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China works to address inequality

As part of its commitment to tackling inequality, the Chinese government has raised the level at which citizens pay income tax.

The threshold has been increased from 2,000 yuan (309 dollars) to 3,500 yuan (542 dollars), helping to relieve pressure on low-income households which are especially vulnerable to rising inflation. Chinese officials said the move was “necessary and timely” to ease the tax burden on the poorest workers, who still represent the majority of the country’s citizens.

In a special report, the BBC looks at how the growth of China’s economy has affected its citizens’ income. The average disposable wealth of a Chinese person in 2009 was over 17,100 dollars. However, the median (which takes account of the distribution of wealth) was only around 6,300 dollars. Inequality in income is also shown by China’s Gini-coefficient, a measure of how a country’s wealth is spread across its society. In 2010, China had a rating of 0.47 (where 0 reflects total equality and 1 extreme inequality). 0.4 is usually taken as a warning that levels of inequality may threaten the stability of a society.

Many of Chinese poorest citizens live outside the cities, with around half the country’s population still in rural areas. Rural dwellers have an average disposable income of just 5,900 yuan (898 dollars), less than a third of the income earned by urban dwellers. And the gap between China’s rural and urban citizens continues to widen. Rural households also spend a higher proportion of their income on food, leaving less money for other items. In 2009, data from the National Bureau of Statistics in China showed that while 95 per cent of urban households owned a fridge, less than 40 per cent of rural households had one.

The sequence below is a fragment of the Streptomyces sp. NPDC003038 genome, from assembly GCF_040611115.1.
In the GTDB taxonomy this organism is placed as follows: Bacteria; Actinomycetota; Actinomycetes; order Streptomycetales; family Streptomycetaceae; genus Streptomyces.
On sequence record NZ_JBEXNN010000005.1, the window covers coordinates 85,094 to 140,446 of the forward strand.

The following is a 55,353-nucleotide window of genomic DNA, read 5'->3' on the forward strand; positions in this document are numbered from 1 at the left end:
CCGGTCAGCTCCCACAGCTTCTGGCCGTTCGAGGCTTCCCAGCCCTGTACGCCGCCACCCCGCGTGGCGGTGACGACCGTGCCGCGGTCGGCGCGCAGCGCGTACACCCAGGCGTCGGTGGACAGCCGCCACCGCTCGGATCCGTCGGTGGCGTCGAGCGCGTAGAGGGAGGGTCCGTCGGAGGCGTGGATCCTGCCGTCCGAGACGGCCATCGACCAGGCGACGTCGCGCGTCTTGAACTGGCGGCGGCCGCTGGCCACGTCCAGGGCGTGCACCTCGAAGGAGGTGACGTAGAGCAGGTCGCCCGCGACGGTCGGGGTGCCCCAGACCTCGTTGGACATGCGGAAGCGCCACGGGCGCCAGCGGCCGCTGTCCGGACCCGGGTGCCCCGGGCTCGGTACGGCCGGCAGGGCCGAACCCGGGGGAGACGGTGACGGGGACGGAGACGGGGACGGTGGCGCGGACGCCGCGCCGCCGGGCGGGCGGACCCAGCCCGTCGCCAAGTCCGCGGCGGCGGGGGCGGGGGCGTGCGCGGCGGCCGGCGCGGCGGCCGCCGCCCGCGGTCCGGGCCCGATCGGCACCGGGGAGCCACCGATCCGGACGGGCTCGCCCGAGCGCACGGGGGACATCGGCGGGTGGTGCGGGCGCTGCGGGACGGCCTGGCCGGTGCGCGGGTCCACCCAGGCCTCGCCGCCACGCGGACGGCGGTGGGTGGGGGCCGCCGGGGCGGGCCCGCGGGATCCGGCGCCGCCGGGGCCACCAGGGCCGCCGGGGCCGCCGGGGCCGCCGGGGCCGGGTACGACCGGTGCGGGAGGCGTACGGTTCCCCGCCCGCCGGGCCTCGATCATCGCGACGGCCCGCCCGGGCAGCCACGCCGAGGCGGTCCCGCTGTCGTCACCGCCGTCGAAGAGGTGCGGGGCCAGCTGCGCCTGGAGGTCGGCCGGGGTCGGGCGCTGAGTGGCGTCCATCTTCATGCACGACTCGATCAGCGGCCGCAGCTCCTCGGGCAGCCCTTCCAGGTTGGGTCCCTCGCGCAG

China’s government recognises the inequalities in its society and how damaging these could become in the future. Hence the rise in the income tax threshold and other recent changes to tax and labour laws designed to lift 40 million rural inhabitants out of poverty. In a statement this week, the ruling Communist Party acknowledged that it faces severe challenges, but said it was determined to guarantee development. This year, the Party will have been established for 90 years. In its commentary on the state of the nation, the Party promised it would “adapt to changes, conciliate conflicts and seize opportunities” to ensure the country moved forward. Seeing itself as responsible for the “people’s well-being” for a long time to come, Chinese Party officials know that the creation of a more equitable society will be one of the many challenges ahead.

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